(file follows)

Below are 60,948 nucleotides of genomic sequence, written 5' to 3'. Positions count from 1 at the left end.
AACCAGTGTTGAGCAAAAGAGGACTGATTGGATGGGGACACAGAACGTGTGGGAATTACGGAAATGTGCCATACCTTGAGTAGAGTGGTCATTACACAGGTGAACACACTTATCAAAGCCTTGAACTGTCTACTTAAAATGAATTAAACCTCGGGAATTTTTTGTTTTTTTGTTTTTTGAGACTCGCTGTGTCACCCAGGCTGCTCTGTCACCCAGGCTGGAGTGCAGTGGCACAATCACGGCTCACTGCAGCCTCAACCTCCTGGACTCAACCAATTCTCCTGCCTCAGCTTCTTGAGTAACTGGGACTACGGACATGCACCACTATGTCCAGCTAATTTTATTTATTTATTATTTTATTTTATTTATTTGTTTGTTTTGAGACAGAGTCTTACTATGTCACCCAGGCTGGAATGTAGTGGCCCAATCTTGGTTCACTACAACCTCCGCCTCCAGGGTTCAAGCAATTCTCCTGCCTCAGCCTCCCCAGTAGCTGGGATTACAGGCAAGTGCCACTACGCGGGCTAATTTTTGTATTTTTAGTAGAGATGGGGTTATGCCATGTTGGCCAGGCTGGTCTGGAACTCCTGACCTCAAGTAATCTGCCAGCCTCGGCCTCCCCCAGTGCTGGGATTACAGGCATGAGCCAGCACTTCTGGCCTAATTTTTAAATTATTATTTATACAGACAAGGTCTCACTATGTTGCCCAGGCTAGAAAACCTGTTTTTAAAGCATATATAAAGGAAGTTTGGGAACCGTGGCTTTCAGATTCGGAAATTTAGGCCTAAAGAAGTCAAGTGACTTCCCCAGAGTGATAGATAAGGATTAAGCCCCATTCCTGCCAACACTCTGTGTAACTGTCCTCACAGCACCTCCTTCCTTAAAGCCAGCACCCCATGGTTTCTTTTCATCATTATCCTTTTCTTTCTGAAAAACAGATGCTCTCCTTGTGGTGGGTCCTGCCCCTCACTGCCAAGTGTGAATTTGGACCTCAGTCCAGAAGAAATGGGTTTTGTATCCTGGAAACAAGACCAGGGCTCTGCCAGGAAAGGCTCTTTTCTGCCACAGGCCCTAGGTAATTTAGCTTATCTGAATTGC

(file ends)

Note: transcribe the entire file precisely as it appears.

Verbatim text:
Below are 60,948 nucleotides of genomic sequence, written 5' to 3'. Positions count from 1 at the left end.
AACCAGTGTTGAGCAAAAGAGGACTGATTGGATGGGGACACAGAACGTGTGGGAATTACGGAAATGTGCCATACCTTGAGTAGAGTGGTCATTACACAGGTGAACACACTTATCAAAGCCTTGAACTGTCTACTTAAAATGAATTAAACCTCGGGAATTTTTTGTTTTTTTGTTTTTTGAGACTCGCTGTGTCACCCAGGCTGCTCTGTCACCCAGGCTGGAGTGCAGTGGCACAATCACGGCTCACTGCAGCCTCAACCTCCTGGACTCAACCAATTCTCCTGCCTCAGCTTCTTGAGTAACTGGGACTACGGACATGCACCACTATGTCCAGCTAATTTTATTTATTTATTATTTTATTTTATTTATTTGTTTGTTTTGAGACAGAGTCTTACTATGTCACCCAGGCTGGAATGTAGTGGCCCAATCTTGGTTCACTACAACCTCCGCCTCCAGGGTTCAAGCAATTCTCCTGCCTCAGCCTCCCCAGTAGCTGGGATTACAGGCAAGTGCCACTACGCGGGCTAATTTTTGTATTTTTAGTAGAGATGGGGTTATGCCATGTTGGCCAGGCTGGTCTGGAACTCCTGACCTCAAGTAATCTGCCAGCCTCGGCCTCCCCCAGTGCTGGGATTACAGGCATGAGCCAGCACTTCTGGCCTAATTTTTAAATTATTATTTATACAGACAAGGTCTCACTATGTTGCCCAGGCTAGAAAACCTGTTTTTAAAGCATATATAAAGGAAGTTTGGGAACCGTGGCTTTCAGATTCGGAAATTTAGGCCTAAAGAAGTCAAGTGACTTCCCCAGAGTGATAGATAAGGATTAAGCCCCATTCCTGCCAACACTCTGTGTAACTGTCCTCACAGCACCTCCTTCCTTAAAGCCAGCACCCCATGGTTTCTTTTCATCATTATCCTTTTCTTTCTGAAAAACAGATGCTCTCCTTGTGGTGGGTCCTGCCCCTCACTGCCAAGTGTGAATTTGGACCTCAGTCCAGAAGAAATGGGTTTTGTATCCTGGAAACAAGACCAGGGCTCTGCCAGGAAAGGCTCTTTTCTGCCACAGGCCCTAGGTAATTTAGCTTATCTGAATTGC